Edgar is a big fan of practical gore FX so this played a big part in any gore work that we did. For one of the main death moments we use a replica dummy from KNB, filled it with blood and fired a set of rebar poles at it at high velocity. The camera angles were planned so that we could combine elements of the practical effect with live actor performance and CG to brutal effect.

The final sequence happens in a big parking place. How did you recreate it?
The environment for most of that sequence is completely real and in camera. We spent many nights in a multi-storey car park in downtown Atlanta shooting the chase and stand-off scenes. It’s only once we’re on the top floor looking over the edge that it becomes a digital set extension. They had to cheat the location of certain stunts for reasons of logistics and safety so some digital alteration was needed for continuity. We LIDAR scanned and photographed a large section of the car park in order to rebuild it for these extensions.

Are there any other invisible shots you want to reveal to us?
Not so much an invisible addition but there are some nice moments where the camera is pointing directly at mirrored surfaces which you don’t necessarily think of as an effect at the time but obviously the camera and crew reflections had to be removed. There’s a very cool spinning chrome hub-cap shot.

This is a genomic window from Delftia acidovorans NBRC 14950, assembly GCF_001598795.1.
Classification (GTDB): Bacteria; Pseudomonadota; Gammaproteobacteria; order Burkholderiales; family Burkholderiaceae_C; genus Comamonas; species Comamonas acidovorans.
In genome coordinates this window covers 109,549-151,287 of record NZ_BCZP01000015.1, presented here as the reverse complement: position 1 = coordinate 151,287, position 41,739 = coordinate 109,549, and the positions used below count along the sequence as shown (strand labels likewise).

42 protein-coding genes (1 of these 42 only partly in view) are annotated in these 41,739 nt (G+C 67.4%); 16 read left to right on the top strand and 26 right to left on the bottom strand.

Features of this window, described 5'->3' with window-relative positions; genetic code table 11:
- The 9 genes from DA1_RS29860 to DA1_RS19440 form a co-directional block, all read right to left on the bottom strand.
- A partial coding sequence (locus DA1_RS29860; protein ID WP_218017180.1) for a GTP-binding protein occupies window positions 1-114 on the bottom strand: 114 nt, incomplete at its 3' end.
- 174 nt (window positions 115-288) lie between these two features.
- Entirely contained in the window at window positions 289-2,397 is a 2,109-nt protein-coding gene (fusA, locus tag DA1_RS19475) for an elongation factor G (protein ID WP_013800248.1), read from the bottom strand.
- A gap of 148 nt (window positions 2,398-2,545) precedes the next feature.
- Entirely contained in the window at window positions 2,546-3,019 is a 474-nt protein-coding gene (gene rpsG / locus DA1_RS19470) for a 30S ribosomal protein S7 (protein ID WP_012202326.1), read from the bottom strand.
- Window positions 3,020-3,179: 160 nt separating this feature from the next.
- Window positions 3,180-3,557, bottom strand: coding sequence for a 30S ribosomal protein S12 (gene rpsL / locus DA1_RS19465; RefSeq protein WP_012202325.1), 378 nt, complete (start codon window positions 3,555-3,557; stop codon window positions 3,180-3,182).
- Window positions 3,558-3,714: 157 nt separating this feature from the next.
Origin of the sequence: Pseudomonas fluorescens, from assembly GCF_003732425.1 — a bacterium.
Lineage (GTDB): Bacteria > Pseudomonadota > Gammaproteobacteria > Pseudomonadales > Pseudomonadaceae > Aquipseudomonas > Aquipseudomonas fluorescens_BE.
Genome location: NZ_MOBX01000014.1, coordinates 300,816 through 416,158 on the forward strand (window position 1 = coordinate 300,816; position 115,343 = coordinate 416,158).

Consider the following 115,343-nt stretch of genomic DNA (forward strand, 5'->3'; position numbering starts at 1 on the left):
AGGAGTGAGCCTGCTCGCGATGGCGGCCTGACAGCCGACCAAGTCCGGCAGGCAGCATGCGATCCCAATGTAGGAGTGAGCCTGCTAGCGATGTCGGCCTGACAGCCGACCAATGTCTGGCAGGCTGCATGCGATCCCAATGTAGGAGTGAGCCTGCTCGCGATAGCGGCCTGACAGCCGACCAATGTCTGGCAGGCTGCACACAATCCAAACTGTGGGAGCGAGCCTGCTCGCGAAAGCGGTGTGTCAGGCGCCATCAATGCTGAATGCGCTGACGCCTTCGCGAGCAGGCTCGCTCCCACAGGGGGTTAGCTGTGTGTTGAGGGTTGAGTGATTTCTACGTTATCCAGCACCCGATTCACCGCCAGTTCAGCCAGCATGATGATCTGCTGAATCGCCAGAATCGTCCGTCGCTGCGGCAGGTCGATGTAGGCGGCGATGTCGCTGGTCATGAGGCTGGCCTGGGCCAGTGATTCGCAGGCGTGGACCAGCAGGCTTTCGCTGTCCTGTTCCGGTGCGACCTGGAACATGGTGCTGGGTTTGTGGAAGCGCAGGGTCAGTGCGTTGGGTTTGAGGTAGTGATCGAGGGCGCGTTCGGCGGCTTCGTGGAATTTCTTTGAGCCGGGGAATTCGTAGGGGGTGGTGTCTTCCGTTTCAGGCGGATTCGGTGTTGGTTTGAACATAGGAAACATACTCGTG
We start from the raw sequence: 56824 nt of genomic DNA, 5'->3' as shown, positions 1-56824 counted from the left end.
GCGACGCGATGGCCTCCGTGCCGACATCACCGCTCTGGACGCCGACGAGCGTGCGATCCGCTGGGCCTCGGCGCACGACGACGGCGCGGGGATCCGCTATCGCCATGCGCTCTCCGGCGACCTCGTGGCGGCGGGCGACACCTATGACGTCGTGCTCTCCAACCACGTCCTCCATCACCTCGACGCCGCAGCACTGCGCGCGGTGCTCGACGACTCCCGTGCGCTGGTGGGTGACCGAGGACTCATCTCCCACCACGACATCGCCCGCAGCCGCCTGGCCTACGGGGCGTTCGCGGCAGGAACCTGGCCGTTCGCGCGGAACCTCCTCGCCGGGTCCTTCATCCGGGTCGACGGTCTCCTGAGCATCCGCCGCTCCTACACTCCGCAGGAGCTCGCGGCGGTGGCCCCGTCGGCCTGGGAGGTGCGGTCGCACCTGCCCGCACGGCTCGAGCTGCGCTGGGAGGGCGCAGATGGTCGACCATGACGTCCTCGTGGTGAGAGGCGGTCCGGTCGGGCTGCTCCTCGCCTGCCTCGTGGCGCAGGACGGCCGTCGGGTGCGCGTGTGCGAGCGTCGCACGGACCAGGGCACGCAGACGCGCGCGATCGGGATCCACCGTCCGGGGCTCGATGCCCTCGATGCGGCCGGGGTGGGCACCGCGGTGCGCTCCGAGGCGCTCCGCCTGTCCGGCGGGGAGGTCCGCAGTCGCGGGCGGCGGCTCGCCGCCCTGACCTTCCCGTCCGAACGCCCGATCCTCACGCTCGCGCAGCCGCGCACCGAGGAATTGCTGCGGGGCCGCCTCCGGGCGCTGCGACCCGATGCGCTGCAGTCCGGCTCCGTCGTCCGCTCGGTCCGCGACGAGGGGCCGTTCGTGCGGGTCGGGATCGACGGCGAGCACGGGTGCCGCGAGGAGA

What was the main challenge on this show and how did you achieve it?
The music sync elements were quite challenging. It had to read without being overly obvious. It took a lot of back and forth with editorial to pin down.

What is your favourite shot or sequence and why?
The head on lorry collision is a particular favourite. I liked it because of the old school way it was executed. It’s all comp work combining actors on a greenscreen with a practical crash done with rubber dummies.

What is your best memory of this show?
Planning the work and concepting ideas at the start was fun. Pre prod meetings would often end up with Edgar just showing us loads of clips he loves from old films.

How long did you work on this show?
I was on it for about a year.

What is your VFX shots count?
About 450 VFX shots ended up in the film.

What was the size of your team?
Around 120 artists and production crew.

What is your next project?

A big thanks for your time.


Double Negative: Dedicated page about BABY DRIVER on Double Negative website.

© Vincent Frei – The Art of VFX – 2017